Tuesday, April 01, 2008

Getting Housed By The Bush Tax Code

Seriously ya'll, I'm a 28-year-old public school teacher with a bucket-full of deductible expenses and I'm not within shouting distance of a tax refund. I am, in fact, currently facing substantial tax debt as a result of limping into a "higher" tax bracket last year. That's what I get for receiving compensation for my off-contract time and skills. All you summer training institute attendees, all you workshop participants, all you teaching as leadership professional learning community members, you brought me to this.

Thanks a bunch.

The final bill has me owing an amount equal to 69% of my monthly take-home pay. I hate almost everything right now.


Blogger Mr. Moses said...

Same thing happened to me last year. I took a consulting job for a start-up charter school and built their website. Almost ended up paying in because I took on an extra gig. I'm staring down that same barrel looking at a few new consulting and web-design jobs. Ugh.

9:39 PM  
Blogger KauaiMark said...

"...Getting Housed"

From the title, I thought you might be getting one of those foreclosed houses on the market

10:51 PM  
Blogger TMAO said...

The more apt metaphor is fantastically unbloggable.

10:56 PM  
Anonymous Anonymous said...

I can't decide on whether to ignore this because of the posting date, or to put on my geezer hat and tell you young kids that "you have it so good today." Better still you can wait a couple of years until the "bad old" Bush tax breaks expire and former tax rates return.

9:47 AM  
Blogger TMAO said...

Guess we'll just have to see.

10:31 PM  
Anonymous Dina said...

Good god, TMAO. Summers off, a vacation every month, practically-- I find your whining distasteful in the extreme. Next thing, you'll be saying teachers need commensurate salaries to the national middle class median or something.

2:57 PM  
Anonymous Anonymous said...

Myth: a higher tax bracket applies to all your earnings so earning more can actually earn you less.

Fact: the higher percentage applies only to the earnings above the ceiling of the bracket below.

Example: Assume a 10% tax rate up to 40k. You earn an extra 10k, putting you "into" the 20% bracket. The 20% applies only to the amount above the bracket cutoff. Your taxes are $2000 on the first 40k and $2000 on the extra 10k.

I consider it one of my missions in life to squelch this misunderstanding whenever it comes up. :) --Midlife Teacher in Training (and former economist)

8:00 AM  
Blogger TMAO said...


It's the way deductible expenses are affected by the rise into a higher bracket. I cannot deduct interest paid on my student loans (of which there was much). I cannot deduct the entirity of my silly Masters endeavor, and the leftover amount from my Americorps stipend therefore turns into even more (untaxed) income. It's stuff like that as much as the additional tax rate on new dollars.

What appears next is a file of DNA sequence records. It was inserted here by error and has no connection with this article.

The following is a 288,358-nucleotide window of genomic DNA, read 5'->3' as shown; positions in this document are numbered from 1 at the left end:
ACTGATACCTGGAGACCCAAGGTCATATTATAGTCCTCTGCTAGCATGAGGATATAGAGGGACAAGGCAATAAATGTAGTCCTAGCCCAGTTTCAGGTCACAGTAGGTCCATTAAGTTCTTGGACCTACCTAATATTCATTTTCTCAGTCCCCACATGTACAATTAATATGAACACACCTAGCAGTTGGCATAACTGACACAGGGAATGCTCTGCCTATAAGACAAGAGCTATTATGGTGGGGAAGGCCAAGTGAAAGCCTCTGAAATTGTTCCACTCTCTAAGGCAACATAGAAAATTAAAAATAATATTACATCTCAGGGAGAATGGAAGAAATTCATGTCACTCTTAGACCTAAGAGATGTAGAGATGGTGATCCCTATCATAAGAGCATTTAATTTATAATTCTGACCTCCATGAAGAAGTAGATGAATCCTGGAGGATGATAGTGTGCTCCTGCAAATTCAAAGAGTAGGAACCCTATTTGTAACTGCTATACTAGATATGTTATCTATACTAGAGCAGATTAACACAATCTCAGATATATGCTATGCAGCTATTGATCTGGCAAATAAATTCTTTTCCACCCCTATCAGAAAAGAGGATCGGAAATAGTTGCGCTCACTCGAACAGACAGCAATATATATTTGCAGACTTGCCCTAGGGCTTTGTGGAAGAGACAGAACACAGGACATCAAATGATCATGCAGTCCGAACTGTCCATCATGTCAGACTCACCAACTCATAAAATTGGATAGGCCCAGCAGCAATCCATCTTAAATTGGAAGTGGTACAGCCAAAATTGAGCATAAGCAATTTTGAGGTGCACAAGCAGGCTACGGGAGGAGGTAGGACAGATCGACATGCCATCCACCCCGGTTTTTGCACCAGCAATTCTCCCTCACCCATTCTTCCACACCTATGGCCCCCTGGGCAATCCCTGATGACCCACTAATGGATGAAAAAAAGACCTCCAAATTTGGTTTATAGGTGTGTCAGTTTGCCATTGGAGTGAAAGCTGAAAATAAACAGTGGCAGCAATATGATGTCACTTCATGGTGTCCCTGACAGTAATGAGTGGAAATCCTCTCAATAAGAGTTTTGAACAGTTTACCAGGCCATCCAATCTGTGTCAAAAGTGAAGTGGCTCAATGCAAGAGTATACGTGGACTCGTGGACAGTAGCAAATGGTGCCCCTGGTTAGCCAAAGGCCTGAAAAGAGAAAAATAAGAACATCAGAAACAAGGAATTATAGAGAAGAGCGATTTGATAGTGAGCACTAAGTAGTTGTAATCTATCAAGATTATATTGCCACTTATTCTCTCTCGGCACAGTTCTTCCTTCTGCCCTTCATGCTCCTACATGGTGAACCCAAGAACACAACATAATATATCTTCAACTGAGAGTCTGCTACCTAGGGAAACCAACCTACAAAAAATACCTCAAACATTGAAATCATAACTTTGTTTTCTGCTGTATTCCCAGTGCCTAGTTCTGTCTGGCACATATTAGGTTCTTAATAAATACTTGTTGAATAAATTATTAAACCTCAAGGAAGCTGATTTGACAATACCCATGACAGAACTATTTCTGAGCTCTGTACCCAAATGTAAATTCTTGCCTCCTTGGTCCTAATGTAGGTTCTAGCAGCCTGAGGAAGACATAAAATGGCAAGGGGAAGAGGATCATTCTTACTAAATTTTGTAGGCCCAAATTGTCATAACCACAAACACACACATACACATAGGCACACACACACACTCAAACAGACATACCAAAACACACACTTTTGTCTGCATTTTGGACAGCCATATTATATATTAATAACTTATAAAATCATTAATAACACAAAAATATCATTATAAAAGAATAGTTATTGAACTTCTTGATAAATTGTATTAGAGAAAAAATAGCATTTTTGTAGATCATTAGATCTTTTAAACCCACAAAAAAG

11:35 PM  
Blogger Hall_Monitor said...

Check out http://detentionslip.org for all the latest headlines in education. It's one of the leading sources for breaking news in our public schools.

8:13 PM  
Anonymous helena said...

I like your blog and would like to invite you, to join ‘Teachers Planet’: http://teachersplanet.ning.com/

It is an online community for teachers of all levels and curriculum areas.Your visit to the network will provide an opportunity for you to share your expertise with our teachers.At teachers planet you can start your own groups, start/participate in a discussion/ forum, add videos, music, RSS feeds, start blogs and do many more things.

Thank you for your time and consideration

11:24 PM  
Blogger Daryl Surat said...

On the bright side, there's one thing you shouldn't hate: the fact that you've upgraded your hairstyle to match mine.

Truly a commendable choice. This whole teaching thing you've got going is a close second, though.

8:41 AM  
Anonymous Anonymous said...

In my district, I've had plenty of opportunities to take on extra gigs for extra pay. However, getting an invoice stamped by all the right folks requires an absurdly complicated Dr. Seussian machine-like process ... on average, I get paid 4 months after submitting, but even more concerning is that I never really know when that check is coming, so I can't plan accordingly. And, quite honestly, it's just not as motivating to dive into the next supplemental project without knowing when I'll see my pay. I recently delivered a workshop for an outside agency and got my check within a week. You can bet I'll agree to do another workshop for that agency in a heartbeat, although I'm not so fast to accept the offers from own district these days.

My point? To keep employees who are willing and able to provide extra services in the public school system, we need procedures and policies that reward their extra services equitably and efficiently.

11:13 AM  

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